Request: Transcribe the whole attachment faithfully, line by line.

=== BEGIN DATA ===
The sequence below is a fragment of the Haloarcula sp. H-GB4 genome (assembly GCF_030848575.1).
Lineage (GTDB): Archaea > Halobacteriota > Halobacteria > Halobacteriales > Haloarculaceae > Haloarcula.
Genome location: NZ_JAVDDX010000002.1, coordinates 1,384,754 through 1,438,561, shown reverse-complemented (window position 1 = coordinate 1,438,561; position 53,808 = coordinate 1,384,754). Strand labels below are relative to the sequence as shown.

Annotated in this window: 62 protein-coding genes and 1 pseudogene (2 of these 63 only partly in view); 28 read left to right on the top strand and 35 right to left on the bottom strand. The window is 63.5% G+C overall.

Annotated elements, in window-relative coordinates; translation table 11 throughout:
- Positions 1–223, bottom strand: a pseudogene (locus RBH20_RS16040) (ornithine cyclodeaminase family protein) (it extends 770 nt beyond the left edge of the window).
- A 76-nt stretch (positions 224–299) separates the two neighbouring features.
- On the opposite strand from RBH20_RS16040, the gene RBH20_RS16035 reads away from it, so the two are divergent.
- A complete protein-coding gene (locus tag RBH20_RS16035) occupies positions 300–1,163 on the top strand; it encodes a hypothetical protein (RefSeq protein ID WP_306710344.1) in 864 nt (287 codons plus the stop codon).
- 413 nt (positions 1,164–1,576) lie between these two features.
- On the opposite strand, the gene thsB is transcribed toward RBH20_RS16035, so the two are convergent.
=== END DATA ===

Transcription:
The sequence below is a fragment of the Haloarcula sp. H-GB4 genome (assembly GCF_030848575.1).
Lineage (GTDB): Archaea > Halobacteriota > Halobacteria > Halobacteriales > Haloarculaceae > Haloarcula.
Genome location: NZ_JAVDDX010000002.1, coordinates 1,384,754 through 1,438,561, shown reverse-complemented (window position 1 = coordinate 1,438,561; position 53,808 = coordinate 1,384,754). Strand labels below are relative to the sequence as shown.

Annotated in this window: 62 protein-coding genes and 1 pseudogene (2 of these 63 only partly in view); 28 read left to right on the top strand and 35 right to left on the bottom strand. The window is 63.5% G+C overall.

Annotated elements, in window-relative coordinates; translation table 11 throughout:
- Positions 1–223, bottom strand: a pseudogene (locus RBH20_RS16040) (ornithine cyclodeaminase family protein) (it extends 770 nt beyond the left edge of the window).
- A 76-nt stretch (positions 224–299) separates the two neighbouring features.
- On the opposite strand from RBH20_RS16040, the gene RBH20_RS16035 reads away from it, so the two are divergent.
- A complete protein-coding gene (locus tag RBH20_RS16035) occupies positions 300–1,163 on the top strand; it encodes a hypothetical protein (RefSeq protein ID WP_306710344.1) in 864 nt (287 codons plus the stop codon).
- 413 nt (positions 1,164–1,576) lie between these two features.
- On the opposite strand, the gene thsB is transcribed toward RBH20_RS16035, so the two are convergent.